Verse > Anthologies > James and Mary Ford, eds. > Every Day in the Year
James and Mary Ford, eds.  Every Day in the Year.  1902.
May 30
The Rear Guard
By Irene Fowler Brown
THE GUNS are hushed. On every field once flowing
  With wars red flood May’s breath of peace is shed,
And, spring’s young grass and gracious flowers are growing
        Above the dead.
Ye gray old men whom we this day are greeting,        5
  Honor to you, honor and love and trust!
Brave to the brave! Your soldier hands are meeting
        Across their dust.
Bravely they fought who charged when flags were flying
  In cannon’s crash, in screech and scream of shell;        10
Bravely they fell, who lay alone and dying
        In battle’s hell.
Honor to them! Far graves to-day are flinging
  Up through the soil peace blooms to meet the sun,
And daisied heads to summer winds are singing        15
        Their long “well done.”
Our vanguard, they. They went with hot blood flushing
  At battle’s din, at joy of bugle’s call.
They fell with smiles, the flood of young life gushing,
        Full brave the fall!        20
But braver ye who, when the war was ended,
  And bugle’s call and wave of flag were done,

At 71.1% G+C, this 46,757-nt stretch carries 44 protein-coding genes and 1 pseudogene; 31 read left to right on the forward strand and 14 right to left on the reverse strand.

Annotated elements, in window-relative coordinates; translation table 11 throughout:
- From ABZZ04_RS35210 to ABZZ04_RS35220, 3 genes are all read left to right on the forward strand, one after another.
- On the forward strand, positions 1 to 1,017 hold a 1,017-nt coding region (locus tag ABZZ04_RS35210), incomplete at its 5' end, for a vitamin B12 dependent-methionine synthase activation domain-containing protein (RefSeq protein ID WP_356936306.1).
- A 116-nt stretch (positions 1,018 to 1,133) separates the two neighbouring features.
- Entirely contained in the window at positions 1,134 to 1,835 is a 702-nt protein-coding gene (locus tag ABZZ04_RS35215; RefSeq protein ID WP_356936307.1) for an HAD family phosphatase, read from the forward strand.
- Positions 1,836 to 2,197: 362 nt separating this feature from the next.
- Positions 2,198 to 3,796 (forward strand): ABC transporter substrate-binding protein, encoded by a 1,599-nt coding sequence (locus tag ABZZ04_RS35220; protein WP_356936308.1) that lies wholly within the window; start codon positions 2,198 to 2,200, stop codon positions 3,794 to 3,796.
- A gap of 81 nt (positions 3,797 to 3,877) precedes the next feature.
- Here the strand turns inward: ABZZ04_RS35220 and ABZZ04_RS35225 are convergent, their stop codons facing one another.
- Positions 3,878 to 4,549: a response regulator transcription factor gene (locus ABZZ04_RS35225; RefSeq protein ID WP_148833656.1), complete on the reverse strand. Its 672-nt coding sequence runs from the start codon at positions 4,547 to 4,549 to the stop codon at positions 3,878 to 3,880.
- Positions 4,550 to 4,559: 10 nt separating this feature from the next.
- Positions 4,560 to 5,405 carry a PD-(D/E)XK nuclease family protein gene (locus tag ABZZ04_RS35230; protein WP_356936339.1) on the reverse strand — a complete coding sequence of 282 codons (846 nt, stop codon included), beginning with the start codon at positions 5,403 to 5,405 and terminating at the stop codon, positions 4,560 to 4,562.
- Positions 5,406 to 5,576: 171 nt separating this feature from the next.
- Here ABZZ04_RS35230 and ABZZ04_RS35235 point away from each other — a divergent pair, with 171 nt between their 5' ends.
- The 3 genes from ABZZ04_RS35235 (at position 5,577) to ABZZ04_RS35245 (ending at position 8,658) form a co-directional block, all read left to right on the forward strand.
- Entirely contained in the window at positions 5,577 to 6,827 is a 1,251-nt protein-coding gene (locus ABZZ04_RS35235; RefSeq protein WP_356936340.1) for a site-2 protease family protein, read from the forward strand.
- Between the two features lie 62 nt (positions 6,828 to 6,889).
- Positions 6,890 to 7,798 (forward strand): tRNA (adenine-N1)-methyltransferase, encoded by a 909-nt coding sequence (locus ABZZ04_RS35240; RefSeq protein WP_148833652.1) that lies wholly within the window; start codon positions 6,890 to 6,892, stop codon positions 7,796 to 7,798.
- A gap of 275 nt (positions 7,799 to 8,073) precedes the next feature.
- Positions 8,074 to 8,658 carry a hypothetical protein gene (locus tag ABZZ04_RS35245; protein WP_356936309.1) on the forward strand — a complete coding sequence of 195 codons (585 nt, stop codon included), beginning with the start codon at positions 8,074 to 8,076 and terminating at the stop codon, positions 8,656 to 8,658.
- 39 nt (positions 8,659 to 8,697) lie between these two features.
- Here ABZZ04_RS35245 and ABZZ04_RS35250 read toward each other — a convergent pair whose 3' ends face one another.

Could come back home, so long left undefended.
        Your cause unwon,
And twist the useless sword to hook of reaping,        25
  Rebuild the homes, set back the empty chair
And brave a land where waste and want were keeping
        Guard everywhere.
All this you did, your courage strong upon you,
  And out of ashes, wreck, a new land ’rose,        30
Through years of war no braver battle won you,
        ’Gainst fiercer foes.
And now to-day a prospered land is cheering
  And lifting up her voice in lusty pride
For you gray men, who fought and wrought, not fearing        35
        Battle’s red tide.
Our rear guard, ye whose step is slowing, slowing,
  Whose ranks, earth thinned, are filling otherwhere,
Who wore the gray—the gray, alas! still showing
        On bleaching hair.        40
For forty years you’ve watched this land grow stronger,
  For forty years you’ve been its bulwark, stay;
Tarry awhile; pause yet a little longer
        Upon the way.
And set our feet where there may be no turning,        45
  And set our faces straight on duty’s track,
Where there may be for stray, strange goods no yearning
        Nor looking back.
And when for you the last tattoo has sounded,
  And on death’s silent field you’ve pitched your tent,        50
When, bowed through tears, the arc of life has rounded
        To full content,
We that are left will count it guerdon royal,
  Our heritage no years can take away,
That we were born of those, unflinching, loyal,        55
        Who wore the gray.

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